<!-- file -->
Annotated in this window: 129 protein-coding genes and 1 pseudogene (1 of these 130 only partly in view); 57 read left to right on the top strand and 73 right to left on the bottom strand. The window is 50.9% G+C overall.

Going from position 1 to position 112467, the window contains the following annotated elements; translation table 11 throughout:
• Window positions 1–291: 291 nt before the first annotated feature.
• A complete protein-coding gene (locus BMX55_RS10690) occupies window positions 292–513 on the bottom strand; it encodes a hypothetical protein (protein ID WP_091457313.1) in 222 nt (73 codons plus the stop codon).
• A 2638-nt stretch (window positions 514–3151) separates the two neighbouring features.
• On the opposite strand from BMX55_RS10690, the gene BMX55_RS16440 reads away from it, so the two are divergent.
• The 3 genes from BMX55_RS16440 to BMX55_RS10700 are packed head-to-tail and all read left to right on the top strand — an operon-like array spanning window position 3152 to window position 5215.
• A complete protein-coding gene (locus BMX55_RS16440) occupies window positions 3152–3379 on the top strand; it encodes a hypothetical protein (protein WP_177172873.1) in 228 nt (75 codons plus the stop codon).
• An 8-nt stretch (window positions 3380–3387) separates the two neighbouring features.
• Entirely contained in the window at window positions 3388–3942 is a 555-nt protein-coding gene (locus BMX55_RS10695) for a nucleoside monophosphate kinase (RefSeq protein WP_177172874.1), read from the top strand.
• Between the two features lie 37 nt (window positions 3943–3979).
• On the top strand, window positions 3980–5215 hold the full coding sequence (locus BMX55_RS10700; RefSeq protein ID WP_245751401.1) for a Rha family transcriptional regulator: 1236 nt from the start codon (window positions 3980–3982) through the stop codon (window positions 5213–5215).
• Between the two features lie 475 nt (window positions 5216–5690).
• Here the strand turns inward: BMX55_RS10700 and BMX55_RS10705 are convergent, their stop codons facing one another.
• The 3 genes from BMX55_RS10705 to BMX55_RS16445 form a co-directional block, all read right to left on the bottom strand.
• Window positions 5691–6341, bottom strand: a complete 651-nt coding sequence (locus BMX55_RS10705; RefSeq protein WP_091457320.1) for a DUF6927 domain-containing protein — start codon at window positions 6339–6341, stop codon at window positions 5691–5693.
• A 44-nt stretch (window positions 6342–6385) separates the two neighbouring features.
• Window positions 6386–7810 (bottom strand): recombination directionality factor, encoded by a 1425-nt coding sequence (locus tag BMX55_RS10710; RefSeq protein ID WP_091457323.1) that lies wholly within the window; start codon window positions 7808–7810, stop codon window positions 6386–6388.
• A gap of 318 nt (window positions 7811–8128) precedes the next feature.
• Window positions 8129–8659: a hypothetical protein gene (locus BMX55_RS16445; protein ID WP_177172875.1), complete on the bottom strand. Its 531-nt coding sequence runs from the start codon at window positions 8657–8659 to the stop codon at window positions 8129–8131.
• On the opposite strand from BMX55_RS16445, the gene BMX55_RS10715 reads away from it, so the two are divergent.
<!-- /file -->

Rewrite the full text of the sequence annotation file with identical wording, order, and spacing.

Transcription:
Annotated in this window: 129 protein-coding genes and 1 pseudogene (1 of these 130 only partly in view); 57 read left to right on the top strand and 73 right to left on the bottom strand. The window is 50.9% G+C overall.

Going from position 1 to position 112467, the window contains the following annotated elements; translation table 11 throughout:
• Window positions 1–291: 291 nt before the first annotated feature.
• A complete protein-coding gene (locus BMX55_RS10690) occupies window positions 292–513 on the bottom strand; it encodes a hypothetical protein (protein ID WP_091457313.1) in 222 nt (73 codons plus the stop codon).
• A 2638-nt stretch (window positions 514–3151) separates the two neighbouring features.
• On the opposite strand from BMX55_RS10690, the gene BMX55_RS16440 reads away from it, so the two are divergent.
• The 3 genes from BMX55_RS16440 to BMX55_RS10700 are packed head-to-tail and all read left to right on the top strand — an operon-like array spanning window position 3152 to window position 5215.
• A complete protein-coding gene (locus BMX55_RS16440) occupies window positions 3152–3379 on the top strand; it encodes a hypothetical protein (protein WP_177172873.1) in 228 nt (75 codons plus the stop codon).
• An 8-nt stretch (window positions 3380–3387) separates the two neighbouring features.
• Entirely contained in the window at window positions 3388–3942 is a 555-nt protein-coding gene (locus BMX55_RS10695) for a nucleoside monophosphate kinase (RefSeq protein WP_177172874.1), read from the top strand.
• Between the two features lie 37 nt (window positions 3943–3979).
• On the top strand, window positions 3980–5215 hold the full coding sequence (locus BMX55_RS10700; RefSeq protein ID WP_245751401.1) for a Rha family transcriptional regulator: 1236 nt from the start codon (window positions 3980–3982) through the stop codon (window positions 5213–5215).
• Between the two features lie 475 nt (window positions 5216–5690).
• Here the strand turns inward: BMX55_RS10700 and BMX55_RS10705 are convergent, their stop codons facing one another.
• The 3 genes from BMX55_RS10705 to BMX55_RS16445 form a co-directional block, all read right to left on the bottom strand.
• Window positions 5691–6341, bottom strand: a complete 651-nt coding sequence (locus BMX55_RS10705; RefSeq protein WP_091457320.1) for a DUF6927 domain-containing protein — start codon at window positions 6339–6341, stop codon at window positions 5691–5693.
• A 44-nt stretch (window positions 6342–6385) separates the two neighbouring features.
• Window positions 6386–7810 (bottom strand): recombination directionality factor, encoded by a 1425-nt coding sequence (locus tag BMX55_RS10710; RefSeq protein ID WP_091457323.1) that lies wholly within the window; start codon window positions 7808–7810, stop codon window positions 6386–6388.
• A gap of 318 nt (window positions 7811–8128) precedes the next feature.
• Window positions 8129–8659: a hypothetical protein gene (locus BMX55_RS16445; protein ID WP_177172875.1), complete on the bottom strand. Its 531-nt coding sequence runs from the start codon at window positions 8657–8659 to the stop codon at window positions 8129–8131.
• On the opposite strand from BMX55_RS16445, the gene BMX55_RS10715 reads away from it, so the two are divergent.